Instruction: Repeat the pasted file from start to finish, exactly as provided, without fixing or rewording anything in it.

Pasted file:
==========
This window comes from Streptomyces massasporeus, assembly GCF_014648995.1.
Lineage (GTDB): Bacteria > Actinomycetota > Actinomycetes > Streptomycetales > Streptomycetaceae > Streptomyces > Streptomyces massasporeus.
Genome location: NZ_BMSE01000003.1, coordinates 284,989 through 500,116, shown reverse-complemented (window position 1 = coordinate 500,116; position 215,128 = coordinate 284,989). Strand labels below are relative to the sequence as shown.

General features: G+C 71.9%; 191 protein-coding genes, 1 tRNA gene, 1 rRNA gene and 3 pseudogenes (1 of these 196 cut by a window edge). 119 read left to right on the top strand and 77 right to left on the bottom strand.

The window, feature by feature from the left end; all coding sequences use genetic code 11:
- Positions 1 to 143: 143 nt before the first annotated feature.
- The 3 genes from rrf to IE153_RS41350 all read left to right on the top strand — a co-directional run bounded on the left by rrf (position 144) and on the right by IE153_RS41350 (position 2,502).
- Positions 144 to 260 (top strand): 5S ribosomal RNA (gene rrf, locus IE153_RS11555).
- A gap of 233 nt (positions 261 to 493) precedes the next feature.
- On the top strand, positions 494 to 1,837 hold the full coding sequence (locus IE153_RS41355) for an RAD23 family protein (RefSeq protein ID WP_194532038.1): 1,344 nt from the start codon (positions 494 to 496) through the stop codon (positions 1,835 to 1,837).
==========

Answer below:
This window comes from Streptomyces massasporeus, assembly GCF_014648995.1.
Lineage (GTDB): Bacteria > Actinomycetota > Actinomycetes > Streptomycetales > Streptomycetaceae > Streptomyces > Streptomyces massasporeus.
Genome location: NZ_BMSE01000003.1, coordinates 284,989 through 500,116, shown reverse-complemented (window position 1 = coordinate 500,116; position 215,128 = coordinate 284,989). Strand labels below are relative to the sequence as shown.

General features: G+C 71.9%; 191 protein-coding genes, 1 tRNA gene, 1 rRNA gene and 3 pseudogenes (1 of these 196 cut by a window edge). 119 read left to right on the top strand and 77 right to left on the bottom strand.

The window, feature by feature from the left end; all coding sequences use genetic code 11:
- Positions 1 to 143: 143 nt before the first annotated feature.
- The 3 genes from rrf to IE153_RS41350 all read left to right on the top strand — a co-directional run bounded on the left by rrf (position 144) and on the right by IE153_RS41350 (position 2,502).
- Positions 144 to 260 (top strand): 5S ribosomal RNA (gene rrf, locus IE153_RS11555).
- A gap of 233 nt (positions 261 to 493) precedes the next feature.
- On the top strand, positions 494 to 1,837 hold the full coding sequence (locus IE153_RS41355) for an RAD23 family protein (RefSeq protein ID WP_194532038.1): 1,344 nt from the start codon (positions 494 to 496) through the stop codon (positions 1,835 to 1,837).